Internet enables tutoring connections between Asian, US

Washington  - Max Benning of Scottsdale, Arizona, struggles in school, especially with the subjects chemistry, English and physics.

"According to my mom, I don't really care about school," said the 11-year-old. And he admits that he wouldn't make it without tutoring. "I need it, and it is much more efficient than studying by myself."

So, a few times a week, he discusses his homework with his tutor, Bindu. What's special about their relationship is they communicate over the internet, and Bindu lives in India. Benning is one of more than 700,000 US students who are tutored this way, and the number of students throughout the world who turn to the internet for tutoring services is growing.

The traditional tutoring institutions such as Sylvan Learning in the US, which has more than 1,000 tutoring branches across the country, are feeling pressure from the new competition. New companies such as TutorVista and Growing Stars, which hire primarily tutors in India, attract customers by offering low prices.

Parents don't have to pay up to 70 dollars per hour for group tutoring as is the case with traditional tutoring services, said John Stuppy, president of TutorVista. His company advertises a flat rate of 100 dollars a month for which students receive unlimited intensive individual tutoring over the internet.

Students must have a computer with a broadband internet connection and a headset with a microphone. For tutoring in science TutorVista recommends and electronic tablet which the student and the tutor use to write on with a digital pen. The tablet is connected to the computer so that whatever is written on it appears on the computer monitor.

TutorVista has grown "remarkably" since it was founded in 2005, said Stuppy.

"We grew over 100 times in the last 18 months," he added. It has more than 10,000 subscribers, mostly in the United States, however, schoolchildren in Britain, Canada, Turkey, Finland, Egypt and Germany also have signed up to be tutored by people located in Asia. Most of the tutors are from India, but there also are many from Korea, China, Thailand and Malaysia.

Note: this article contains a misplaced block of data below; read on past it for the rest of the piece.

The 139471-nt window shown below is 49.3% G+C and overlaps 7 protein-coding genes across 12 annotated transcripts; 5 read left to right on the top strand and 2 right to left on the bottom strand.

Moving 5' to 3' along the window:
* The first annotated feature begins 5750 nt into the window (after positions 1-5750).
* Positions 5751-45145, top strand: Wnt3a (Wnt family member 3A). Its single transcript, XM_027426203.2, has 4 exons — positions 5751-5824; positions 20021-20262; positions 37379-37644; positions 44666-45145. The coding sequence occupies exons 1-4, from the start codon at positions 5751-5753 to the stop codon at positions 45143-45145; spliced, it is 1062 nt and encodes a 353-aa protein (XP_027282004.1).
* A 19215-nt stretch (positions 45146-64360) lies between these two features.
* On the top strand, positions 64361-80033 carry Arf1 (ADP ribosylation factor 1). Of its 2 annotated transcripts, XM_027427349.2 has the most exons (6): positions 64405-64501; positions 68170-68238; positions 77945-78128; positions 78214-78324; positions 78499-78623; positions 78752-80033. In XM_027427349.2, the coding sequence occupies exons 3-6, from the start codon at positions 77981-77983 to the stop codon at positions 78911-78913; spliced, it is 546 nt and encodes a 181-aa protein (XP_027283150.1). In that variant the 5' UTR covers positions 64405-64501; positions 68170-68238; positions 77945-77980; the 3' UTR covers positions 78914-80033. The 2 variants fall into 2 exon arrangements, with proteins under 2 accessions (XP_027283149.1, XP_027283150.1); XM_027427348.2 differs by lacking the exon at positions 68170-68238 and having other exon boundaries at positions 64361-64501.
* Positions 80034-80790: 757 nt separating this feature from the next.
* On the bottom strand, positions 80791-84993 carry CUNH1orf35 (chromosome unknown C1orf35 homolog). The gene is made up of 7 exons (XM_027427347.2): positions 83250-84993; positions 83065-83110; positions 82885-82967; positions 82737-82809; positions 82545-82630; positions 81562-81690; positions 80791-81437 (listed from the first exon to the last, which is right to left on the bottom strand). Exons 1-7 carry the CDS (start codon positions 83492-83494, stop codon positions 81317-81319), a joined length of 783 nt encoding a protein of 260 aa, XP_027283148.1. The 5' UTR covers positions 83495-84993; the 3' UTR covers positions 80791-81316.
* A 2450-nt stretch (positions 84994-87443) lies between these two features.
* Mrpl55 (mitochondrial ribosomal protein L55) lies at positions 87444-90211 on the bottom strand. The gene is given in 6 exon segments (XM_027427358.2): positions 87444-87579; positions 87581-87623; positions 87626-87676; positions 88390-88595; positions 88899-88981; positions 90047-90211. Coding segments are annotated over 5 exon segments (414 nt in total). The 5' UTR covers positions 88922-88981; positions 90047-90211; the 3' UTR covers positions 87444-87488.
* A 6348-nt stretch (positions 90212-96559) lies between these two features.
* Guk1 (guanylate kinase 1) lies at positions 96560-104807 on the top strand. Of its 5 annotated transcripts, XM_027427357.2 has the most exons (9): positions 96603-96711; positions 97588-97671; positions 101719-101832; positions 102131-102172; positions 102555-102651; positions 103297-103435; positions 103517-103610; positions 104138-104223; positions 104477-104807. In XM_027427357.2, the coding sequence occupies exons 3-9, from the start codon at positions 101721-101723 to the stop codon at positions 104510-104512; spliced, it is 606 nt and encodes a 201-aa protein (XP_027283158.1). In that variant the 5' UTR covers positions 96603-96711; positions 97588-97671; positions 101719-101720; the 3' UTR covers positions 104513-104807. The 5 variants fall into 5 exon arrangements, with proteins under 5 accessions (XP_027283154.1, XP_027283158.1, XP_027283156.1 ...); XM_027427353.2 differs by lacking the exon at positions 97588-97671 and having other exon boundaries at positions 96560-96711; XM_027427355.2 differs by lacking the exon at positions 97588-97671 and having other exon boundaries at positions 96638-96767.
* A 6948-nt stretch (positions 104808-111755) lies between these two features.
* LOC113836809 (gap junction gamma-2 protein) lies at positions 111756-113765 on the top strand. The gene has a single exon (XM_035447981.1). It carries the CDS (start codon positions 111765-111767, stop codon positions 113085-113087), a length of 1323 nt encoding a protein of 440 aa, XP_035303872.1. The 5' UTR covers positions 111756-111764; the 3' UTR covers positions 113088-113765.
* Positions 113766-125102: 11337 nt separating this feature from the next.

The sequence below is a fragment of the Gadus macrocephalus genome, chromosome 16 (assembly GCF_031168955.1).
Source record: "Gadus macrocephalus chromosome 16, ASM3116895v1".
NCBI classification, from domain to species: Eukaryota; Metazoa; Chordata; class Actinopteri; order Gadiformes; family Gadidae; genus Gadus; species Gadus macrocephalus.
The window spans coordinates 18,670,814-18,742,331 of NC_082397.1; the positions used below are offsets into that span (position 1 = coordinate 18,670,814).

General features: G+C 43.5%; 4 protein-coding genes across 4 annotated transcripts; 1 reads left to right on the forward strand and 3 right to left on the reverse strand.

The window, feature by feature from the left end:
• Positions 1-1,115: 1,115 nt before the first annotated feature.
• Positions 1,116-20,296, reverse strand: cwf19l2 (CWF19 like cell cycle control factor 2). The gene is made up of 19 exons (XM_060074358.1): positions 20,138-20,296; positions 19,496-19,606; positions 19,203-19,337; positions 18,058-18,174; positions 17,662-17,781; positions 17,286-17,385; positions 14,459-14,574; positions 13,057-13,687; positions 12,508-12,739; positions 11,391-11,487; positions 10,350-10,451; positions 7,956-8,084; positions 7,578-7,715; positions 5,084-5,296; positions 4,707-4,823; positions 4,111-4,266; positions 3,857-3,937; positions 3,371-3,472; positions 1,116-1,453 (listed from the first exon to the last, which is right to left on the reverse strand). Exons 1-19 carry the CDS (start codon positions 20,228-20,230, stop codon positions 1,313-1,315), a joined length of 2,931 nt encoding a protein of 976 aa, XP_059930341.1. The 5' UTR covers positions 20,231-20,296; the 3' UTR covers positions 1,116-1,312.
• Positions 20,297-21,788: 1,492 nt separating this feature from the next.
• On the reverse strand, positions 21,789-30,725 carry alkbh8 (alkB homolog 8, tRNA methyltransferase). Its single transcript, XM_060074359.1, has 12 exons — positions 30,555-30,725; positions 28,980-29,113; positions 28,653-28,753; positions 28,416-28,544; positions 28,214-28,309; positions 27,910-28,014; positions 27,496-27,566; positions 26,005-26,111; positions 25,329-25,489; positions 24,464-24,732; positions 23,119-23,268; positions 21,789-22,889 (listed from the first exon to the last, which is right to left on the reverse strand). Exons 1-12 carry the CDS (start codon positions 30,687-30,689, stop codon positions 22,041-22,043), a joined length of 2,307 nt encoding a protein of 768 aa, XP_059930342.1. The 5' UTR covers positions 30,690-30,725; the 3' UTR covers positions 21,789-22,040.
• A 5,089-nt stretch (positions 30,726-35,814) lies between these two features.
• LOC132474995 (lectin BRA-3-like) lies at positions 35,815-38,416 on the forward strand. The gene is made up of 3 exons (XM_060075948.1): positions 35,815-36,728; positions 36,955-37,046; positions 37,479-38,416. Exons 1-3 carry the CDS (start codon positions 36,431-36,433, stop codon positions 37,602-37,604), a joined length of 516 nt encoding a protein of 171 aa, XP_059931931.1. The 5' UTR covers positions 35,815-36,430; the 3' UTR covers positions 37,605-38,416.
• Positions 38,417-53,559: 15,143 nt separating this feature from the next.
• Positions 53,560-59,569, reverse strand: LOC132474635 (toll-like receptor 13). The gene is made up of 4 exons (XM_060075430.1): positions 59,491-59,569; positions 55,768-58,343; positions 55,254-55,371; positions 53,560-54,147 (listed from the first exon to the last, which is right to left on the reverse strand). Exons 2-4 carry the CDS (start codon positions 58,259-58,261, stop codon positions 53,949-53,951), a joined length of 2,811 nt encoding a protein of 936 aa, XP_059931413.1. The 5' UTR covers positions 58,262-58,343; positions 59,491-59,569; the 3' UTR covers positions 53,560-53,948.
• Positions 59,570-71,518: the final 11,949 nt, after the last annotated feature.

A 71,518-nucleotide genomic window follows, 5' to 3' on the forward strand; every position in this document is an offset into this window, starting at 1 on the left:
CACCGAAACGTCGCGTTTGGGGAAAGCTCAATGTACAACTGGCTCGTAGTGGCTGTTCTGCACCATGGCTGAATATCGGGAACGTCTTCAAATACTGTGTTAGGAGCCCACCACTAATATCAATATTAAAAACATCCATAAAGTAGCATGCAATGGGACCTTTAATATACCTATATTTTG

"We can find great tutors around the world and we want to connect them to students around the world," Stuppy said, noting that 85 per cent of the teachers have graduated from high school and some even have a doctoral degree. They are recruited from Indian schools, or they are retired or home with their own small children. TutorVista pays them double the amount offered by their local schools in India, Stuppy said. On average the pay is 400 dollars per month.

Sylvan Learning also offers online courses, however, all of its 1,200 tutors are from the US, said Charlotte Dowd, senior director for Sylvan Online. A one-hour tutoring session costs 50 dollars.

"The lifestyle in American families changes. We adjust to their demands," she said, referring to the company's expansion into online tutoring.

Kenneth Hartman of Drexel University in Philadelphia concurred, saying online tutoring is a rapidly growing segment in US education largely because of changing lifestyles and the demands on schoolchildren who already spend a lot of time driving from one activity to another.

"Life for kids is more difficult than it used to be. They get pulled in many different directions because of sports, because of colleges," Hartman said. Receiving tutoring at their computer is practical and can be fitted into their busy lives.

Internet: www. tutorvista. com (dpa)